Opinion: The top ten movies of 2023
It also contains two adaptations of toy properties and two Marvel movies! Got to let people know it’s still me.
So, a few words of explanation before we begin, but this is a top ten list of movies, and that shouldn’t be too hard to figure out. I’m going by commercial theatrical release rather than, say, film festival release to count as a 2023 movie, but there aren’t any borderline cases here to begin with. This is not a furry list, which should also be pretty obvious. I’ve been doing this since 2011, and people do occasionally grumble, but the editors keep running it, anyway. Going the other way, if anyone is actually interested in my other non-furry movie opinions, I did join Letterboxd last year. Also, I traditionally give out a
blatant attempt to tilt the Ursa Majors Best Furry Movie mention, and for 2023, that movie is Guardians of the Galaxy Vol. 3.
Now for the main event! Keep in mind all picks, good or bad, are from me. Film titles and posters link to IMDB or Flayrah reviews for more information. Have fun!
Directed by: Chad Stahelski
Of the four John Wick movies, I still like Chapter 3 the best. But I interrupted my own mini-review of the best episode of Helluva Boss to gush about the dragon’s breath shotgun scene in this movie, so it’s fair to say I enjoyed this one, too.
There’s not a lot to say about John Wick movies, other than they are really well done action movies. I mean, that’s the point, right? I could tell you how exciting some of the action scenes are, but this movie is perhaps best explained by watching it. It effectively asks, “hey, wouldn’t it be cool if our action hero did this?” and then having the stunt men do that.
9. The Marvels
Directed by: Nia DaCosta
My number nine spot I traditionally reserve for my “really, you’re going with that?” pick, which often means going with a movie that the consensus has mostly agreed was bad. I don’t even have an argument against that, but I like it anyway. The Marvels is an unusual case, because it’s not “bad” (people are just mean), it’s still a good movie, but it’s not great, either.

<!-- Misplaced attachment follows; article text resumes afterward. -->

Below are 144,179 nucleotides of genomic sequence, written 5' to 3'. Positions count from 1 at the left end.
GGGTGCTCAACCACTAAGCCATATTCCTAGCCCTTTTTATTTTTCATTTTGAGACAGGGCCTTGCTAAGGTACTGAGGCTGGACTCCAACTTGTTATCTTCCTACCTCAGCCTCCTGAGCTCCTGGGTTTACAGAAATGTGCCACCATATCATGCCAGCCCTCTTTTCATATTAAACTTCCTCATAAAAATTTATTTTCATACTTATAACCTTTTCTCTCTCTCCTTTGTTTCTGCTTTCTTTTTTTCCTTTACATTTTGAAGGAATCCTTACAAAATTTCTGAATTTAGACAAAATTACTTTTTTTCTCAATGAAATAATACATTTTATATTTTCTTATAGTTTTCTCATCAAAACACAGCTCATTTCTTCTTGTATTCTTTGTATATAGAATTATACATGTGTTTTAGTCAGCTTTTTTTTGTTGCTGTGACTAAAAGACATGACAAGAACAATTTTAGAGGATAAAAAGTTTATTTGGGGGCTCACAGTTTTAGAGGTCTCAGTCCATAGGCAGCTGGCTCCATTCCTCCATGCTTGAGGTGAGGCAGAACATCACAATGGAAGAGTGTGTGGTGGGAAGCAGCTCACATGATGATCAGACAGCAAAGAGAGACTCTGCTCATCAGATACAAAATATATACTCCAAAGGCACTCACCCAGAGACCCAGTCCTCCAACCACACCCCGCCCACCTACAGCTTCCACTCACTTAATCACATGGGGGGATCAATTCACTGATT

So, why a spot at all? Well, while mostly being just another slightly-above-average Marvel flick, one scene wound up being my favorite of the year. It was so great, I won’t spoil it, but I will say, it also means my number nine spot still fits in with another running gag with my number nine spots.
Directed by: John Francis Daley, Jonathan Goldstein
I’m doing a year end top ten list, and honestly, I would not be surprised if the thing that annoys people more than anything else is that I basically called Dungeons & Dragons a toy property in my introduction. Well, I’m not going to take it back, and further double down that the movie understands its property very well, and makes a fun movie out of its toy.
Furthermore, this one could be considered borderline furry, for those interested in keeping up the quota. Plenty of magical creatures, both anthropomorphic and non-. One main character can transform herself into a variety of animals; there’s inventive uses of this power throughout.
Directed by: Takashi Yamazaki
This is a Godzilla movie that does two things that are very hard for Godzilla movies to get right. First of all, it made Godzilla scary in a personal way. He’s too big and powerful to target individuals. But in Godzilla Minus One, whether it was an early scene featuring a pre-atomic Godzilla, or a scene where he chases a lone wooden boat, he focuses on individuals in way he hasn’t in the past.
But those individuals being menaced are also one of the few times the human characters are actually really worth caring about in a Godzilla movie (which also helps with the menace). Oftentimes in a kaiju movie, the human story feels superfluous - or, let’s face it, just plain bad. But in Godzilla Minus One, acting, writing and themes come together to finally actually give us humans worth worrying about at an individual level.
Directed by: Martin Scorsese